The Public Health Districts were created by the 1970 Idaho Legislature to provide pubic health services to all the counties in Idaho. Prior to creation of the districts, only one-half of the counties in Idaho were providing a full spectrum of public health services. The intent of the Legislature was for health services to be locally controlled and governed. Individual health problems could be addressed by each District Board of Health, and solved without involving the whole state. Program priorities and levels of support were for the local Board of Health to determine, not the state.
Funding levels also became a local option. The legislation allowed each District Board, and the counties within the District, to determine the level of funding support they wished to provide for health services in their District. The Legislature also agreed to provide a match of each District's county support, thus creating a funding partnership.
When the Districting Law was passed, the relationship between the Districts and the State Department of Health and Welfare was much like a child-parent relationship. Health and Welfare deposited and handled our money and expenditures, approved and provided all personnel work, and presented our budget to the Legislature each year.
By resolution, the Idaho Board of Health delegated certain of its authorities and responsibilities to the seven District Boards of Health, which became officially operative on July 1, 1971. The District was expanded to include Bannock, Bear Lake, Bingham, Butte, Caribou, Franklin, Oneida and Power Counties. In order to avoid costly duplication of efforts in the field of public health, and to promote full cooperation between the state and the district health departments, the State Board of Health delegated to each of the seven district boards of health the authority and responsibility to enforce state public health laws and State Board of Health rules and regulations governing: eating places and food establishments; meat and meat products; milk; solid waste; septic tanks; swimming pools; and vital statistics. The Districts were also charged with implementation of a legislative mandate to conduct a site-by-site inventory of the sewage disposal systems on state cabin site leases. The State Health Department agreed to provide technical advice and consultation in these areas to ensure that program implementation and enforcement of laws and regulations remained as consistent and uniform as practical throughout the state. On July 29, 1971, the State Board of Health amended this delegation of authority by the addition of 3 program areas including communicable disease.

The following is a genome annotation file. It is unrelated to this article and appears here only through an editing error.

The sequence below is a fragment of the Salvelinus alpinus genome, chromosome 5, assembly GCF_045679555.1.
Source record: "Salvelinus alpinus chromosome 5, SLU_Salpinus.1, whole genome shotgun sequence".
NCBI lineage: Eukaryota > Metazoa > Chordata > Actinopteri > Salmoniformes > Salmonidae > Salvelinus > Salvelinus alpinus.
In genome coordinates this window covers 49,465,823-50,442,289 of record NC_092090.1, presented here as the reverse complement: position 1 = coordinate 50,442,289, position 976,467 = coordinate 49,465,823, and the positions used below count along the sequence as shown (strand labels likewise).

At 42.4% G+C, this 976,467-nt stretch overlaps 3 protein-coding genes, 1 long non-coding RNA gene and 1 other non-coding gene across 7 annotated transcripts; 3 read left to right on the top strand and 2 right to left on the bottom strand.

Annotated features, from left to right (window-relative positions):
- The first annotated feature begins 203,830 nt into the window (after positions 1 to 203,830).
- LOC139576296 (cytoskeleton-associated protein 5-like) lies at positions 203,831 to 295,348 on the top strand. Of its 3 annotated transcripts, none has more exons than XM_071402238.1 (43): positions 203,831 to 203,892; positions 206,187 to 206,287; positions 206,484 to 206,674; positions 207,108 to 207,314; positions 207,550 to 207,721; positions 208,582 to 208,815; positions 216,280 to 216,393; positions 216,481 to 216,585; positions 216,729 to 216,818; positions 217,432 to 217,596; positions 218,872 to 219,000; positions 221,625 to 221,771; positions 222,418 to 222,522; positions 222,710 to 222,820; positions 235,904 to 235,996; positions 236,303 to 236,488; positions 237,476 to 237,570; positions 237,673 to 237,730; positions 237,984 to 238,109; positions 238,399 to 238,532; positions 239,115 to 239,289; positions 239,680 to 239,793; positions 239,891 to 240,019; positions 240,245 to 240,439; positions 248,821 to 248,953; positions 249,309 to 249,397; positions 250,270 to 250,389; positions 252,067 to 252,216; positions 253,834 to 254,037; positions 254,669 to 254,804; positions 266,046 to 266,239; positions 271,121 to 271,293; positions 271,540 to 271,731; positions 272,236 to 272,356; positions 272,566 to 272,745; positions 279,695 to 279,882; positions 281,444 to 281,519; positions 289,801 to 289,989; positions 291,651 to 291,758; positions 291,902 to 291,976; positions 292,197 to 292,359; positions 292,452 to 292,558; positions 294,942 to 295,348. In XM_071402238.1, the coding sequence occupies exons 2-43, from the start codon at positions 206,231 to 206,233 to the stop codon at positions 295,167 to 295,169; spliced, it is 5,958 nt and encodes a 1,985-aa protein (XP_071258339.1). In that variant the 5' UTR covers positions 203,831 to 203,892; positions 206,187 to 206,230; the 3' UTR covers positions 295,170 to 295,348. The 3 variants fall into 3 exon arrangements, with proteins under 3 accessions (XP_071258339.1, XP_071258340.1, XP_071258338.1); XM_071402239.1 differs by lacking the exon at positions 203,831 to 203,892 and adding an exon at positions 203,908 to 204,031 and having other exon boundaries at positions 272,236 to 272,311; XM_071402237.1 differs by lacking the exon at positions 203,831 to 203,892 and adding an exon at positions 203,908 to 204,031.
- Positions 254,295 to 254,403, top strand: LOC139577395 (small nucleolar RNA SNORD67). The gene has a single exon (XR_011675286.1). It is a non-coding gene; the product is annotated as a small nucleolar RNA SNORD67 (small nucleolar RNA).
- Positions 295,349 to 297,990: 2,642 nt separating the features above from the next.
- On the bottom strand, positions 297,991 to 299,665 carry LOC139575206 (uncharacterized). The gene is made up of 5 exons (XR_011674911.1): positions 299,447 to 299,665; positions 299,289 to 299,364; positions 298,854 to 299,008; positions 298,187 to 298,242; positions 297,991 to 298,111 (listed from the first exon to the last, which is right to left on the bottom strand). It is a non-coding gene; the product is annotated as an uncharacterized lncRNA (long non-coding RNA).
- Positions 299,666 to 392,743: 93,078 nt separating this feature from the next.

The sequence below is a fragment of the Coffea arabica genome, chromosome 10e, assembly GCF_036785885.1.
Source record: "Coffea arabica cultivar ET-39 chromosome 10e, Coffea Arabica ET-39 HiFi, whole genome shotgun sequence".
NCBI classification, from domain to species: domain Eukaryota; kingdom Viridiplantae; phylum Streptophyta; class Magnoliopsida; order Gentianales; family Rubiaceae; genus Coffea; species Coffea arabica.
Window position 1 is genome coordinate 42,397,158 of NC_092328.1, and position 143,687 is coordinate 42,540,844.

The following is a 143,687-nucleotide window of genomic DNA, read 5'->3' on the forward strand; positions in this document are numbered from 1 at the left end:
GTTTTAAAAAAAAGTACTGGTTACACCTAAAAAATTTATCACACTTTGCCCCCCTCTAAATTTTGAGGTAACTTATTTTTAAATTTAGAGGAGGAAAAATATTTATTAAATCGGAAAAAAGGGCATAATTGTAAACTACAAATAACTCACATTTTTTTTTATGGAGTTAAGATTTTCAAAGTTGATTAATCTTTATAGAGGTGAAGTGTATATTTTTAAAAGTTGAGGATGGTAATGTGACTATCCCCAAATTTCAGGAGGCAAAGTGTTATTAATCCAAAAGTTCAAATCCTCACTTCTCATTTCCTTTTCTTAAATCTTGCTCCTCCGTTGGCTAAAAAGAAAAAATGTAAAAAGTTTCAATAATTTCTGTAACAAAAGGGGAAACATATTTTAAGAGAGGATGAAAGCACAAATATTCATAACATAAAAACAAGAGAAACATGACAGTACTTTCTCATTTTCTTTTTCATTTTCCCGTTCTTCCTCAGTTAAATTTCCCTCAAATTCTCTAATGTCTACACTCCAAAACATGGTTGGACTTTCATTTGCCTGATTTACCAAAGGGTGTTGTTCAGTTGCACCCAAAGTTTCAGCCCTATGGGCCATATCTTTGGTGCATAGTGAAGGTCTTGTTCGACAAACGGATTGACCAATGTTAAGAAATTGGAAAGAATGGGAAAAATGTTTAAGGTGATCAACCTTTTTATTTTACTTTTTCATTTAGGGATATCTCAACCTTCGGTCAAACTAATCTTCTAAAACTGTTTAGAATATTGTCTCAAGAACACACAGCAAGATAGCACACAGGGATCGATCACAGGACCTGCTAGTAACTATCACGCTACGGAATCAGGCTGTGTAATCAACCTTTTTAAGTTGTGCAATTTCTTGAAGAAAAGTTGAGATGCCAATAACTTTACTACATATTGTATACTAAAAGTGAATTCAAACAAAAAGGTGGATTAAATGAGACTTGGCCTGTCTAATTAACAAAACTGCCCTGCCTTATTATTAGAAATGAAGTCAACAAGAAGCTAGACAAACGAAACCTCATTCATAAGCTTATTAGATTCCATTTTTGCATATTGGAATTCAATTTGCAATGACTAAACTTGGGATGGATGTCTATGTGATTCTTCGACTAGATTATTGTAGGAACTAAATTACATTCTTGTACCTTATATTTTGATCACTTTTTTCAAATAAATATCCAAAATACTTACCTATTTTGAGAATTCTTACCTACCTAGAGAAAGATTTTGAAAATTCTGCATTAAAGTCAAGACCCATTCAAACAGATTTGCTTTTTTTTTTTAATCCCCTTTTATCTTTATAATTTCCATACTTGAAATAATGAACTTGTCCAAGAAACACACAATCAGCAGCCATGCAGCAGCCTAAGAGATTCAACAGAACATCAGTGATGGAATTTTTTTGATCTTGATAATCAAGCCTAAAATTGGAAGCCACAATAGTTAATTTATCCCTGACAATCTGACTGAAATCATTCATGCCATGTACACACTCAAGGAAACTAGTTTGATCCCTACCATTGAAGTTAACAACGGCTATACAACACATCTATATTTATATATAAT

At that time, the 24 staff members who were to serve the new 8-county District included 12 nurses, 2 supervising nurses, 6 sanitarians, 1 Sanitation Program Director, 2 clerical staff, and an acting Director. The 1972 calendar year budget totaled $514,756.
The District currently employs 95 staff members, who provide approximately 226,000 services per year in 35 program areas. There is an office in each of our 8 counties, which cover a combined area of 11,442 square miles, and have a population of approximately 158,050 people.